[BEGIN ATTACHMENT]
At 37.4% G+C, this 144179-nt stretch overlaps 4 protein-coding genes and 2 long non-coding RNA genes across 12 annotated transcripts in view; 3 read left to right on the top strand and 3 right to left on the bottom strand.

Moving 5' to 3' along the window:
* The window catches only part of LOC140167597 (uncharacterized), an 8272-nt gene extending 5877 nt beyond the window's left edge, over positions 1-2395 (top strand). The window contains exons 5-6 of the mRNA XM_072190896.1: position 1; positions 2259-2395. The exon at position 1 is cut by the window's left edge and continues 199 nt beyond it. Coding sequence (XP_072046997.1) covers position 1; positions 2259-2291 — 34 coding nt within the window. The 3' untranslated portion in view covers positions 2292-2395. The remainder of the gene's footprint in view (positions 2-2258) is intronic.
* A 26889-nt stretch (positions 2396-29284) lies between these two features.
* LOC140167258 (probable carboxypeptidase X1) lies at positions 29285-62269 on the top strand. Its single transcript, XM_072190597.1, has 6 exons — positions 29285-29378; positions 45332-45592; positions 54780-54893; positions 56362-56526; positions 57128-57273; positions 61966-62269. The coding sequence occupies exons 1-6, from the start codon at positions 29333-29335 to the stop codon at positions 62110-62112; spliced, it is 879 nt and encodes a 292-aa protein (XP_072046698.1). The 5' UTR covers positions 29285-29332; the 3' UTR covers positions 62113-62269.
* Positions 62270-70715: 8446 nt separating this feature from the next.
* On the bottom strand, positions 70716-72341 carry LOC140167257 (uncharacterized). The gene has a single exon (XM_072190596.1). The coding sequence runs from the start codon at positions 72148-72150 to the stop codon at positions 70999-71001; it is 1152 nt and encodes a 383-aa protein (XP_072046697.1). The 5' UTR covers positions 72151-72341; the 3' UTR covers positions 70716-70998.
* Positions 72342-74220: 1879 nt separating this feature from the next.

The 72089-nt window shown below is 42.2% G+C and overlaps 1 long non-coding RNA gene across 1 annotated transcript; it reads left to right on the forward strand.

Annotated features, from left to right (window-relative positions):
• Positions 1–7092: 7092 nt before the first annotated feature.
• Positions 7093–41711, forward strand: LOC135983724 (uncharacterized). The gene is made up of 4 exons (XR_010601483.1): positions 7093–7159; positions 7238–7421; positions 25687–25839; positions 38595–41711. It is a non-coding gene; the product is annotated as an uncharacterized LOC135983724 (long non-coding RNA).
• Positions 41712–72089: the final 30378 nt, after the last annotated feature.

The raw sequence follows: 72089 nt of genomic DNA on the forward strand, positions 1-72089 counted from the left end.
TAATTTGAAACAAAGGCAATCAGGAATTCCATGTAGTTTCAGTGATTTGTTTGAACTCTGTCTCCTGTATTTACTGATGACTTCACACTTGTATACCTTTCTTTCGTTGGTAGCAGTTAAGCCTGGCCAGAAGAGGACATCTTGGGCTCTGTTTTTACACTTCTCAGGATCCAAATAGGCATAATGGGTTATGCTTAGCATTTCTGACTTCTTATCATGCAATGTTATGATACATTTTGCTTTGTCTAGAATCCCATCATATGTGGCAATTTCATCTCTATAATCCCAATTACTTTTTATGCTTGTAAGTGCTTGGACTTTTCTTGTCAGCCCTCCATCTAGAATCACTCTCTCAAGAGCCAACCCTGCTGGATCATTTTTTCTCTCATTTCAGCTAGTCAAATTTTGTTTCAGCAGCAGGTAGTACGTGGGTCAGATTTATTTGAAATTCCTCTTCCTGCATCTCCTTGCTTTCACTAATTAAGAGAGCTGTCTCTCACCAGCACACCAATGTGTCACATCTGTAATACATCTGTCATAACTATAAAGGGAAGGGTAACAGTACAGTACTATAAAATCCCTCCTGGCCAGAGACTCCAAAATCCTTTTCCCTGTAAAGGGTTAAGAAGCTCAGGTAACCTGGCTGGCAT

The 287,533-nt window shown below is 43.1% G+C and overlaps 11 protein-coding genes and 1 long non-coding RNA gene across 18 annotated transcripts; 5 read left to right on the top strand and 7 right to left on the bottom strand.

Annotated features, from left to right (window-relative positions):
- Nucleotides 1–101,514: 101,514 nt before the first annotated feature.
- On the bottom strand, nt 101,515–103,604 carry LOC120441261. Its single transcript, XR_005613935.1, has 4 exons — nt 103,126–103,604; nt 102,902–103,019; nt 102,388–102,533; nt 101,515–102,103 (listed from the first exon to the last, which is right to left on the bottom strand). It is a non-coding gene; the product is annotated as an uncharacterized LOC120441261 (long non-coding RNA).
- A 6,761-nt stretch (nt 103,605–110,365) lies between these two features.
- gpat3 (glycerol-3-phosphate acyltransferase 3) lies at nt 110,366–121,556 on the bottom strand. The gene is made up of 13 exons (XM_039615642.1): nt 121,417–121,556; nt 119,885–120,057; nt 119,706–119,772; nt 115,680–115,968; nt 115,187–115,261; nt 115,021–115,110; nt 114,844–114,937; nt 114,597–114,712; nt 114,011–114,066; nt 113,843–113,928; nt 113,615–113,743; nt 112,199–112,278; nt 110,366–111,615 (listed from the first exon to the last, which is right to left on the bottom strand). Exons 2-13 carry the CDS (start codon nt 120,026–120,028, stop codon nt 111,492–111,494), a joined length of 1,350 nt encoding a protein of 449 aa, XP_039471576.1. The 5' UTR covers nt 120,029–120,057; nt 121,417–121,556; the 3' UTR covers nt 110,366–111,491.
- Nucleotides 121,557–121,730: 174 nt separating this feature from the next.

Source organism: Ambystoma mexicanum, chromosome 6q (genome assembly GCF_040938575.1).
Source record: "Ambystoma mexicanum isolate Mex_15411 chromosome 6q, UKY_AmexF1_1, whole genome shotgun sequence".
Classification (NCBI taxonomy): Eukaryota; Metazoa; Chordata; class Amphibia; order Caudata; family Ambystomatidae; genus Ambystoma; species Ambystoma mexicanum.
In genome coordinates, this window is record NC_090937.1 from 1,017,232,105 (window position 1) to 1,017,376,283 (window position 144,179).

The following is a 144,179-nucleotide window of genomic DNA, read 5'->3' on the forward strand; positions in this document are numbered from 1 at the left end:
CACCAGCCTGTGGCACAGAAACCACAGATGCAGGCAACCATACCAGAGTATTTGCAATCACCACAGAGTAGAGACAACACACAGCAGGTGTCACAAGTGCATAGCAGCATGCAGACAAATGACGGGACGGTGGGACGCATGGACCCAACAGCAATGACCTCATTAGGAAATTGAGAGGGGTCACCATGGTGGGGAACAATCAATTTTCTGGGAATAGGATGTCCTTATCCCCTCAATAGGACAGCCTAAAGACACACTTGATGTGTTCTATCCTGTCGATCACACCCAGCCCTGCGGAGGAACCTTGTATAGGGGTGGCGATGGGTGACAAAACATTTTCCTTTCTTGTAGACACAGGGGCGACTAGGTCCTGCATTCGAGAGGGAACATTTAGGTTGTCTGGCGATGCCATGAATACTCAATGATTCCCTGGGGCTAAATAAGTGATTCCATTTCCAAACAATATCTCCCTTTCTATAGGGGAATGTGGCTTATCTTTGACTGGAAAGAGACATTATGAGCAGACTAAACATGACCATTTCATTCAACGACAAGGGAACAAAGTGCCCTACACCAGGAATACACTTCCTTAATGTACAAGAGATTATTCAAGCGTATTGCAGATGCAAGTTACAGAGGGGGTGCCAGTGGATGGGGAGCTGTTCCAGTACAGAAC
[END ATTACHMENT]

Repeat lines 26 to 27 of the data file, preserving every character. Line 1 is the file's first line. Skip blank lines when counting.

In genome coordinates, this window is record NC_090937.1 from 1,017,232,105 (window position 1) to 1,017,376,283 (window position 144,179).

The following is a 144,179-nucleotide window of genomic DNA, read 5'->3' on the forward strand; positions in this document are numbered from 1 at the left end: